[pydotorg-www] project plan

skip at pobox.com skip at pobox.com
Wed Apr 21 19:18:39 CEST 2010

    skip> * (Agility) I don't think the site content is difficult to update.

    >> Right, so it involves at least use of subversion and understanding of
    >> reStructured Text format - plus checkin rights or the ability to
    >> create a patch.

All of which I (personally) can do within the confines of an (X)?Emacs
session with no need to recall svn or patch syntax.  OTOH, if your text
editing tool of choice is Notepad I can understand why this would be a
barrier to entry.  Personally, if you gave me a through-the-web way of
editing the site content the first thing I would do would be to figure out
how to get the content into Emacs.

I think you need to survey the potential contributors to see what they use
today for text editing and editing web content before throwing out the
current system.  I suspect most of the people who would contribute to the
site on more than a casual basis will already have some working knowledge of
version control systems and lightweight markup like ReST.

Whatever you come up with also has to fit into the release toolchain, as I
believe a significant amount of site content (and arguably the most
important content on the site) is generated at release time.

    Rich> I agree with Michael - as someone that is getting familiar with
    Rich> the process it just doesn't seem as agile as it could be.

Sorry, I don't know what "agile" means in this context.

    Rich> For instance, if there was a decision to add 5 new sections with
    Rich> 30 pages of content, which method would be faster for updating - a
    Rich> through-the-web-based approach or the existing create files, check
    Rich> in, build?

You're asking me to choose between:

  * edit locally using familiar tools, build the site locally using "make",
    review, edit, checkin

  *  one-by-one creation of upwards of 30 pages (where does the nascent
     content go for review before deployment?)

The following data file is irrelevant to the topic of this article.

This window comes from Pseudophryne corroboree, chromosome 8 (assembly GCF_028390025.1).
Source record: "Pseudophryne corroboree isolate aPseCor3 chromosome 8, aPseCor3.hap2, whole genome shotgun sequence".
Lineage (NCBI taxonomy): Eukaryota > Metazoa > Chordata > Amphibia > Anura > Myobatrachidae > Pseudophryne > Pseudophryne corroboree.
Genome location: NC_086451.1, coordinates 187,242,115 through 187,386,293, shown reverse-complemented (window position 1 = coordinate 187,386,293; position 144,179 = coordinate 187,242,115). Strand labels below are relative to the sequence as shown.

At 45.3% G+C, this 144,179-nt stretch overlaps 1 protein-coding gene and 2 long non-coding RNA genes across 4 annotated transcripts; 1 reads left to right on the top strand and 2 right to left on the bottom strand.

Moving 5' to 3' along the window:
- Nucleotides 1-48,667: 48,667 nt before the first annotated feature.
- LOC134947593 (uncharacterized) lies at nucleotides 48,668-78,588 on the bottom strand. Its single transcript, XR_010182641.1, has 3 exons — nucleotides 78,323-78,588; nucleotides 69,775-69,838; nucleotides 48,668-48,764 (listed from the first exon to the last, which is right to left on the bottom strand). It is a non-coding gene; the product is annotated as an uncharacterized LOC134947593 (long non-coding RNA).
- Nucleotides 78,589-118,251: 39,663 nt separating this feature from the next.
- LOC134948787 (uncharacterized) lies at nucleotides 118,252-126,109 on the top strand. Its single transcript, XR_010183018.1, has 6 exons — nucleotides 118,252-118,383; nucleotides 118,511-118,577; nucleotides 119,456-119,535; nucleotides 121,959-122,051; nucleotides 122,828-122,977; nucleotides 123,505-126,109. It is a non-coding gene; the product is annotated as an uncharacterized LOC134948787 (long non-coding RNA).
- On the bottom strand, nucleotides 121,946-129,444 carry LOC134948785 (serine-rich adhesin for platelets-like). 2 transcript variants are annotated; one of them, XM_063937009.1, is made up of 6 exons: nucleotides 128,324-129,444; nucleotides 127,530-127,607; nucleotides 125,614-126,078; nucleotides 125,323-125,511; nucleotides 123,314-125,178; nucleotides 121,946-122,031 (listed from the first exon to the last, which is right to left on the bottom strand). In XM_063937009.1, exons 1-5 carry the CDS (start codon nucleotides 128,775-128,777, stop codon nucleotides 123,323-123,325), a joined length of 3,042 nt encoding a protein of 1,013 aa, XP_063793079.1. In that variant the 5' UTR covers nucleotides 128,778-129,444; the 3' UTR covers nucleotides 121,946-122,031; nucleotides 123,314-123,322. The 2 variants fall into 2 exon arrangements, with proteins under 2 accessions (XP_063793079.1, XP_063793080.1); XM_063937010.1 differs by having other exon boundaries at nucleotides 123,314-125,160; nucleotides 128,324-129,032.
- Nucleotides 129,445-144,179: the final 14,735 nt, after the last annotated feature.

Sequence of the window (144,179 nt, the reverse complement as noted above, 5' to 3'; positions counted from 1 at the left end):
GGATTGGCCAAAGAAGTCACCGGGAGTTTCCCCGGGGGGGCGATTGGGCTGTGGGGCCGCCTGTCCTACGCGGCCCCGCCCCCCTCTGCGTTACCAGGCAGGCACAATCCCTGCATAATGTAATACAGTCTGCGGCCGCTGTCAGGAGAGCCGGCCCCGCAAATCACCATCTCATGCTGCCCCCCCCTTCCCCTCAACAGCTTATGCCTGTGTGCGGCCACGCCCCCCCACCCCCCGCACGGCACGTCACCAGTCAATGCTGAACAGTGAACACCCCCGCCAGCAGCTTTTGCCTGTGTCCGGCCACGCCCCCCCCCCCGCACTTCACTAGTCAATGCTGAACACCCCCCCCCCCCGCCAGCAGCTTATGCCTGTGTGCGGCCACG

I know what I'd choose.  The bulk of those 30 pages will still be plain text
and to the greatest extent possible you have to allow people to edit that
content using their weapon(s) of choice.  If they perceive the process as
too cumbersome they will not contribute.  I understand that I may be making
your argument for you, however, on the one hand you have a certain amount of
content now, and a certain set of people who do maintain and update that
content.  Is it worth it to make it more difficult for existing contributors
to keep things running so you can attract some other (unspecified) people as
contributors who are or might be put off because the current tools are
perceived as too hard to learn/master?  I think it becomes a bird-in-the-
hand vs two-in-the-bush situation.

I will admit my only recent through-the-web editing experience is the Moin
text editor (which content quickly goes straight into Emacs) and general
<textarea> widgets (which should be taken out and shot as far as I'm
concerned).  I have tried (a long time ago) to use Zope to build a website
but quickly gave up (slow, complex, cumbersome).  Perhaps things have
improved in that area, but if there's no decent way to plop raw content into
a text editor I will likely take a pass.

    Rich> Maybe the way to approach this question is thinking about who
    Rich> could be editing the content. Should it always be technical
    Rich> individuals or should someone with writing skills be able to
    Rich> update the site as well?

Though we might wish it to be otherwise I suspect the bulk of the site
updates will always rest with much the same group of people as we have
today.  They will remain mostly programmers and most of the content updates
will fall into three categories: download/release, news items, and job
postings.  You might well have a full-scale reorganization of the site over
the next several months, but once the dust settles and you enter a new
steady state those three areas will likely still be the parts of the site
which change most frequently.

Perhaps a quick svn log would be useful as a way to understand how the site
changes today?  What parts of the site don't get the love they deserve
because the people who might be tempted to take ownership are put off by the
current workflow/toolchain?


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